Before you start disassembling Conquer, it's important that you understand the basics of assembly. For a tutorial on Assembly Languages, check out Tutorials Point. They cover the basics pretty well. This guide will help you disassemble Conquer for the first time using Hopper Disassembler, which is a reverse engineering tool I use to translate compiler machine languages into higher-level assembly language. Hopper is a paid program; therefore, I will not be providing a copy through this thread. I recommend purchasing a license and would definitely never suggest searching for one of the many, easy-to-find, pirated copies out there.
Hopper can only be installed on Linux and Mac OS. Therefore, if you're using Windows, you'll need to create a virtual machine. For simplicity, I recommend using either Oracle VirtualBox or VMWare Workstation Player; both have tutorials for running either Linux or Mac OS in a VM. I use Ubuntu 18.04 with VMWare Player. If you need a tutorial, check out this video. Once your virtual machine is set up, install Hopper Disassembler and you're ready to go.
Now that Hopper is set up, download a Mac client for Conquer. All you need is the dmg file (you don't need to install it). After downloading the file, open it in 7-Zip. Navigate to "Conquer\Conquer.app\Contents\ConquerGameExe.app\Contents\MacOS". This path might be different depending on the client version you downloaded. Extract the ConquerGameExe file and open it in Hopper. Hopper will automatically detect the compiler, so don't change any of its analysis settings. After a few minutes, you should have analyzed assembly. See the picture below.
You can search for classes and methods using the Procs tab. Give it a try with a packet name from the wiki. After finding a method, switch between views along the top bar. One particularly helpful view is the "Show Pseudo Code of Procedure" view. This shows the assembly in a C-like assembly syntax. It's not perfect, but it does help show the flow of logic.
You can also search for text using the Strs tab. Once you find a string you're looking for (ex. Monster.dat), you can see all references to the string in the right panel. This can help a lot when trying to understand how files are read by the client.
That's really it. I'm definitely not as experienced as others when it comes to reverse engineering, but Hopper does make it easier for those who have assembly knowledge but no knowledge on the structure of the game client's assembly. This won't help you develop bots or hacks on Windows, but it is helpful when writing a private server. Happy disassembling!
Without a doubt, Conquer Online's emojis / emoticons are outdated. Luckily, adding new emojis to the client is relatively easy. New emojis must be 32x32 pixels. This tutorial also requires editing DDS assets in the client. You can find a tutorial on how to edit those assets here.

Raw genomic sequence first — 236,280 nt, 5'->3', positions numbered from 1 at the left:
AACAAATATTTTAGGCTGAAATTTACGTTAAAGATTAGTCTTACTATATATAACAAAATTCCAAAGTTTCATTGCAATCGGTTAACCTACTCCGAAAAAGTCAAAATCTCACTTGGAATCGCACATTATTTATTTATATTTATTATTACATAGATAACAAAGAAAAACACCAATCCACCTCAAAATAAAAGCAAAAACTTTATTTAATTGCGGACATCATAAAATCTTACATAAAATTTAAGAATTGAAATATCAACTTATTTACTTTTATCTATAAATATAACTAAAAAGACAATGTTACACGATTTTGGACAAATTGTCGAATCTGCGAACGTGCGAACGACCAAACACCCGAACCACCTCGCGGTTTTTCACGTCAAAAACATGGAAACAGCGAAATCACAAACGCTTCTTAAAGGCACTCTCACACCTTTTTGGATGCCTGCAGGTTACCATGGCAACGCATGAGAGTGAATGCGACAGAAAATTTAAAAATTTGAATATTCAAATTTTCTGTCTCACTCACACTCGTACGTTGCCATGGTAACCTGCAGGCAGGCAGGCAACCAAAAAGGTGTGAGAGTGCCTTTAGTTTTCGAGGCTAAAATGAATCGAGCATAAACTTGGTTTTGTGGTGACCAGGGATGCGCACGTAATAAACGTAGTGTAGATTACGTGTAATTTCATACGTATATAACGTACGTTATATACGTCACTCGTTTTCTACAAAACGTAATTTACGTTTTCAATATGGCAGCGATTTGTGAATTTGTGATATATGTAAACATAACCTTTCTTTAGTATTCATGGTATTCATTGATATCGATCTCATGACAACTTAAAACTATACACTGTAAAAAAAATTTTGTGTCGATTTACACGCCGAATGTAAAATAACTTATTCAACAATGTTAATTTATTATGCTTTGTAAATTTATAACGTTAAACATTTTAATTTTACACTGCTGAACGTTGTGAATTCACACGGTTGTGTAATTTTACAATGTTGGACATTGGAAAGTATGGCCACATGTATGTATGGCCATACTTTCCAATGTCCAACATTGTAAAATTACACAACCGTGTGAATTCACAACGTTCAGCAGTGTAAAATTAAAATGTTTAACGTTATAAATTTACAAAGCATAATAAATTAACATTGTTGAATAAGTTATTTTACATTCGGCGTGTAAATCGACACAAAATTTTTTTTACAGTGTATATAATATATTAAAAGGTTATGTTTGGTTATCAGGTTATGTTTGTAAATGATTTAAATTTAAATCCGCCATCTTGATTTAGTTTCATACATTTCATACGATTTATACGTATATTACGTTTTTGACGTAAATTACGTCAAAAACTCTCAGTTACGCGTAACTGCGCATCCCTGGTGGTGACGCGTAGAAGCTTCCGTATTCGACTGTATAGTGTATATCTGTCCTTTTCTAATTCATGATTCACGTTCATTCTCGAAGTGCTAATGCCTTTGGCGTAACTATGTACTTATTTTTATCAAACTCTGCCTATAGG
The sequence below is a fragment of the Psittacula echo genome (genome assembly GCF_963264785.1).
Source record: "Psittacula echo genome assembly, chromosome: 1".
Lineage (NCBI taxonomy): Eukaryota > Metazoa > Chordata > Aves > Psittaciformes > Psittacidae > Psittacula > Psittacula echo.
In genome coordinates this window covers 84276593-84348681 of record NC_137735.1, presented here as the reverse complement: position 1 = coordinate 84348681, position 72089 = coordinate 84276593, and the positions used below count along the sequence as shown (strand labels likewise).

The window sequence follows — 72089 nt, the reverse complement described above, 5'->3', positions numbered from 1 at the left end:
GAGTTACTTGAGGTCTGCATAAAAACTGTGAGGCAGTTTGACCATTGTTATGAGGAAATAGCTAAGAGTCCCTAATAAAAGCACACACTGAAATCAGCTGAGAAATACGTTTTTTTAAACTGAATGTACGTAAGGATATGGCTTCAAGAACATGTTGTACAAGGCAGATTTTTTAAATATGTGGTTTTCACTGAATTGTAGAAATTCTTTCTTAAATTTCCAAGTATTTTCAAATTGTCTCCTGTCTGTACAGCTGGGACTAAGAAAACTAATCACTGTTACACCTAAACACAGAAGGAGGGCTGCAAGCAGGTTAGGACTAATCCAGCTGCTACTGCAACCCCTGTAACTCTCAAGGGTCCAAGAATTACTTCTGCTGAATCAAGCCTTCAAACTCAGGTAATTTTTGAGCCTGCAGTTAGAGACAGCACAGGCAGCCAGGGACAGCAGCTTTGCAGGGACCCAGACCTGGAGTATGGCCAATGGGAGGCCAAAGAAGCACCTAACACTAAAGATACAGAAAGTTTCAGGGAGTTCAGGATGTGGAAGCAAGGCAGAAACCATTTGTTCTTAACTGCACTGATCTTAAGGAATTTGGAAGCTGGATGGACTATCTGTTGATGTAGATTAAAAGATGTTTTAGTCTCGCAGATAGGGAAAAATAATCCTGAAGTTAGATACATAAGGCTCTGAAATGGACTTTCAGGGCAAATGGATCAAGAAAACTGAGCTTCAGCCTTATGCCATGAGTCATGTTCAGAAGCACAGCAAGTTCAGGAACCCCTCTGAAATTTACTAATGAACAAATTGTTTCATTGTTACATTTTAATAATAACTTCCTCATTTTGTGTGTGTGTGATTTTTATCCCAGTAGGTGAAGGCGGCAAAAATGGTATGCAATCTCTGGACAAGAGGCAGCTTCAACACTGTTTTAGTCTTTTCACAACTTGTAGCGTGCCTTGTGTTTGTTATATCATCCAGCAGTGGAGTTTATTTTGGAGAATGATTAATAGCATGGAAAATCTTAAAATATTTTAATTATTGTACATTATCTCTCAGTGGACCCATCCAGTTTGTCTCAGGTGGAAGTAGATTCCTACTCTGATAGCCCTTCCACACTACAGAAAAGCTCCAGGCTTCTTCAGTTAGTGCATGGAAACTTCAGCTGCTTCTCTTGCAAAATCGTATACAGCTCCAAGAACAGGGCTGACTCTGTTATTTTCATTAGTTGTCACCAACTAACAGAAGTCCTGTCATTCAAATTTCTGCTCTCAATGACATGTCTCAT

Open data/EmotionIco in the client's directory Add or edit existing dds files for different frames of the animated emoji (doesn't have to be animated) Add or edit existing JPG files for the same frames in data/EmotionIco/JPG Edit ani/EmotionIco.ani with the new frames (see example below) Restart the client and enjoy your new emojis Example
[ICON68_bmp] FrameAmount=4 Frame0=data/EmotionIco/jpg/68/1.jpg Frame1=data/EmotionIco/jpg/68/2.jpg Frame2=data/EmotionIco/jpg/68/3.jpg Frame3=data/EmotionIco/jpg/68/4.jpg [ICON68] FrameAmount=4 Frame0=data/EmotionIco/68/1.dds Frame1=data/EmotionIco/68/2.dds Frame2=data/EmotionIco/68/3.dds Frame3=data/EmotionIco/68/2.dds Pictures
Conquer Online is an isometric game made up of 2D assets and 3D object files. These 2D assets are stored in DDS format, used for map tile backgrounds, scenery objects, texture maps for 3D objects, etc. Most DDS files in the client are compressed in WDF files which can be extracted using a tool from the wiki. This tutorial shows how assets can be edited in Paint.NET, a free paint program which supports DDS format. Other editors can be used, such as Photoshop with the following NVIDIA DDS plugin. Gimp also includes a DDS plugin. You can also view DDS files from Windows Explorer using this thumbnail shell extension (still works on Windows 8/10, but only enable DDS viewing to avoid problems with live tiles in the start menu).
In this tutorial, I'll be editing a tree in Twin City.
Start by extracting data.wdf in the root folder of the client Find the tree asset in data/map/mapobj/newplain/plain/ Open np09.dds in Paint.NET and make some modifications When saving the file, select "DXT3" with "Range Fit" compression Restart the client and confirm your edit Pictures